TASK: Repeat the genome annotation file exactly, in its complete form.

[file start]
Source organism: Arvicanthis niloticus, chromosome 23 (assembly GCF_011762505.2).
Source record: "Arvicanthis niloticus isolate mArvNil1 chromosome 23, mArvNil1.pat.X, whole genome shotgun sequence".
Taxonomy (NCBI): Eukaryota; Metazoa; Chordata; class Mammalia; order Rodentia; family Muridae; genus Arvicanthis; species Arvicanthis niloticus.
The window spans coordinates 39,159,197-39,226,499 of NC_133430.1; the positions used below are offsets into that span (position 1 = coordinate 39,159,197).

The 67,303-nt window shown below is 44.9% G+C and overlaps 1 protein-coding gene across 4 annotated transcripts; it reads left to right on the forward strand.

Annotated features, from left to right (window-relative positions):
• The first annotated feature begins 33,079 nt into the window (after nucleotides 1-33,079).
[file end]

Source organism: Arvicanthis niloticus, chromosome 23 (assembly GCF_011762505.2).
Source record: "Arvicanthis niloticus isolate mArvNil1 chromosome 23, mArvNil1.pat.X, whole genome shotgun sequence".
Taxonomy (NCBI): Eukaryota; Metazoa; Chordata; class Mammalia; order Rodentia; family Muridae; genus Arvicanthis; species Arvicanthis niloticus.
The window spans coordinates 39,159,197-39,226,499 of NC_133430.1; the positions used below are offsets into that span (position 1 = coordinate 39,159,197).

The 67,303-nt window shown below is 44.9% G+C and overlaps 1 protein-coding gene across 4 annotated transcripts; it reads left to right on the forward strand.

Annotated features, from left to right (window-relative positions):
• The first annotated feature begins 33,079 nt into the window (after nucleotides 1-33,079).